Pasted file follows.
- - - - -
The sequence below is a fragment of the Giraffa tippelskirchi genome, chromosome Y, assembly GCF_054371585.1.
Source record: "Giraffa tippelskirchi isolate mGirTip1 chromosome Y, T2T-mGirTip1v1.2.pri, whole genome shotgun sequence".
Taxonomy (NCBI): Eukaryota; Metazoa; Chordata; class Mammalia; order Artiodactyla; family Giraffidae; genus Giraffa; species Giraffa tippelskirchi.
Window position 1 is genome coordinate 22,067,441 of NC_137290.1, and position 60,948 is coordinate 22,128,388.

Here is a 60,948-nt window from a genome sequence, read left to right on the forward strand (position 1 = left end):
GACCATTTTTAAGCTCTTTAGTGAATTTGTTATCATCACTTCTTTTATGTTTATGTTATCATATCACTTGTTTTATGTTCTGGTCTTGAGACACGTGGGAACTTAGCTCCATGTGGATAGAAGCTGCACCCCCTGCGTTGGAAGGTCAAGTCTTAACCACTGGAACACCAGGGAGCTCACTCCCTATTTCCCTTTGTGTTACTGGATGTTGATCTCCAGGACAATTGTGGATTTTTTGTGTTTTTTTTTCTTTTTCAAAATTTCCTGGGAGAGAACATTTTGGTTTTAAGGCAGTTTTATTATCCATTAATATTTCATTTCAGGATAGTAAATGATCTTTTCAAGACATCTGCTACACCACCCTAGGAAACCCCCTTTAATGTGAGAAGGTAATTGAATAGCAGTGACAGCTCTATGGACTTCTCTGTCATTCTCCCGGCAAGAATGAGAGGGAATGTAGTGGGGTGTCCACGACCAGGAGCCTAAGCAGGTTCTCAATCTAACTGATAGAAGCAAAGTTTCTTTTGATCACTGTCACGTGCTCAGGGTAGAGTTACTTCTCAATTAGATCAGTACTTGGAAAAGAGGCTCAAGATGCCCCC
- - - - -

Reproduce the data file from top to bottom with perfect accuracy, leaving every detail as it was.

The sequence below is a fragment of the Giraffa tippelskirchi genome, chromosome Y, assembly GCF_054371585.1.
Source record: "Giraffa tippelskirchi isolate mGirTip1 chromosome Y, T2T-mGirTip1v1.2.pri, whole genome shotgun sequence".
Taxonomy (NCBI): Eukaryota; Metazoa; Chordata; class Mammalia; order Artiodactyla; family Giraffidae; genus Giraffa; species Giraffa tippelskirchi.
Window position 1 is genome coordinate 22,067,441 of NC_137290.1, and position 60,948 is coordinate 22,128,388.

Here is a 60,948-nt window from a genome sequence, read left to right on the forward strand (position 1 = left end):
GACCATTTTTAAGCTCTTTAGTGAATTTGTTATCATCACTTCTTTTATGTTTATGTTATCATATCACTTGTTTTATGTTCTGGTCTTGAGACACGTGGGAACTTAGCTCCATGTGGATAGAAGCTGCACCCCCTGCGTTGGAAGGTCAAGTCTTAACCACTGGAACACCAGGGAGCTCACTCCCTATTTCCCTTTGTGTTACTGGATGTTGATCTCCAGGACAATTGTGGATTTTTTGTGTTTTTTTTTCTTTTTCAAAATTTCCTGGGAGAGAACATTTTGGTTTTAAGGCAGTTTTATTATCCATTAATATTTCATTTCAGGATAGTAAATGATCTTTTCAAGACATCTGCTACACCACCCTAGGAAACCCCCTTTAATGTGAGAAGGTAATTGAATAGCAGTGACAGCTCTATGGACTTCTCTGTCATTCTCCCGGCAAGAATGAGAGGGAATGTAGTGGGGTGTCCACGACCAGGAGCCTAAGCAGGTTCTCAATCTAACTGATAGAAGCAAAGTTTCTTTTGATCACTGTCACGTGCTCAGGGTAGAGTTACTTCTCAATTAGATCAGTACTTGGAAAAGAGGCTCAAGATGCCCCC